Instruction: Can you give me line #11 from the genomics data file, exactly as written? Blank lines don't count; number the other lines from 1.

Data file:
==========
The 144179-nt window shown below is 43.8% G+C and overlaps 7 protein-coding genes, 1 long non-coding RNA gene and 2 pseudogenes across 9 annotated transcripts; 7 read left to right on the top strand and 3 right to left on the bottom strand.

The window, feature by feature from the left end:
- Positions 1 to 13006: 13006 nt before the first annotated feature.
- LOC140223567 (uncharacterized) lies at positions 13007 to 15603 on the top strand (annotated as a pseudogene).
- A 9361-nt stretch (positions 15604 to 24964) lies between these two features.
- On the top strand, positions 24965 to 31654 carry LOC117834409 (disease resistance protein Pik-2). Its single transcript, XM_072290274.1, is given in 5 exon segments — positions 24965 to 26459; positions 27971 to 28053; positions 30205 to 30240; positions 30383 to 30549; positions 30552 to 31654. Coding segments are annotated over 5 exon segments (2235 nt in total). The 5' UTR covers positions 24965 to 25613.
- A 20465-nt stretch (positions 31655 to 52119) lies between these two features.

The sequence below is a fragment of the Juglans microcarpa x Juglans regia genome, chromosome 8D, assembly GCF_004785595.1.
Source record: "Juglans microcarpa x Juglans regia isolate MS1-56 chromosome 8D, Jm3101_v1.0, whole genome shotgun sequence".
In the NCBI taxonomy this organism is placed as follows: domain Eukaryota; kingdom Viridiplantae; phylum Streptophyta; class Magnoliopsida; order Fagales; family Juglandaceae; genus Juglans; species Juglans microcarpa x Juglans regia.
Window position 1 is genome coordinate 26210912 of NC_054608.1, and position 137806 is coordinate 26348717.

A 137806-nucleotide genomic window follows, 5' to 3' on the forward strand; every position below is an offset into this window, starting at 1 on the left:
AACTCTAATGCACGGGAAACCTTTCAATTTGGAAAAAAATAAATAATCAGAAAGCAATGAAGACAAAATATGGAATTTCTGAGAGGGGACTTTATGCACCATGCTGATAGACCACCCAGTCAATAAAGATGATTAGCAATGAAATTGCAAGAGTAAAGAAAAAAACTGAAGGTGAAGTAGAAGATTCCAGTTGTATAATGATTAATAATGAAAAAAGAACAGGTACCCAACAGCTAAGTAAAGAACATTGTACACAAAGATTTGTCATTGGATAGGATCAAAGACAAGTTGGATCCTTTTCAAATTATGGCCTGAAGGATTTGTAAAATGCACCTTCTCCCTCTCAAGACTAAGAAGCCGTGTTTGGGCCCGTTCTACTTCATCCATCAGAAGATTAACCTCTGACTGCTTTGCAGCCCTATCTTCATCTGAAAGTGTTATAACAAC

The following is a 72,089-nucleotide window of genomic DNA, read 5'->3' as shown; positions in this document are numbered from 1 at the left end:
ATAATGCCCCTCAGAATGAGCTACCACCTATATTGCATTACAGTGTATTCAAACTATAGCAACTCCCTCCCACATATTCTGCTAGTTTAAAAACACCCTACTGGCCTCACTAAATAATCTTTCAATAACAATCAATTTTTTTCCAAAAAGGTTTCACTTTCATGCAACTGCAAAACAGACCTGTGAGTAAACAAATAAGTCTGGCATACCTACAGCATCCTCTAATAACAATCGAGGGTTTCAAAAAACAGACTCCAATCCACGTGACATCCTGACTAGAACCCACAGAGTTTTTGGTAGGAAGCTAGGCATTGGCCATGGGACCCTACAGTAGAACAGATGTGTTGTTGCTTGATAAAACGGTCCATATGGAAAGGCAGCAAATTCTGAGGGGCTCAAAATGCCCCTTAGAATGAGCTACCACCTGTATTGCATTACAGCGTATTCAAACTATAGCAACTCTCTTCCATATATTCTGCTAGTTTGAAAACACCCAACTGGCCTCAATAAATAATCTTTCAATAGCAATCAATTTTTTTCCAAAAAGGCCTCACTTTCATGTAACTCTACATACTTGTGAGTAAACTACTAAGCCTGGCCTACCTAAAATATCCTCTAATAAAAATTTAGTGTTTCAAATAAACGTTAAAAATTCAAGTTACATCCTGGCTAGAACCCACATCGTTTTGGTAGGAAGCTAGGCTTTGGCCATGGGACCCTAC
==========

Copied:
Window position 1 is genome coordinate 26210912 of NC_054608.1, and position 137806 is coordinate 26348717.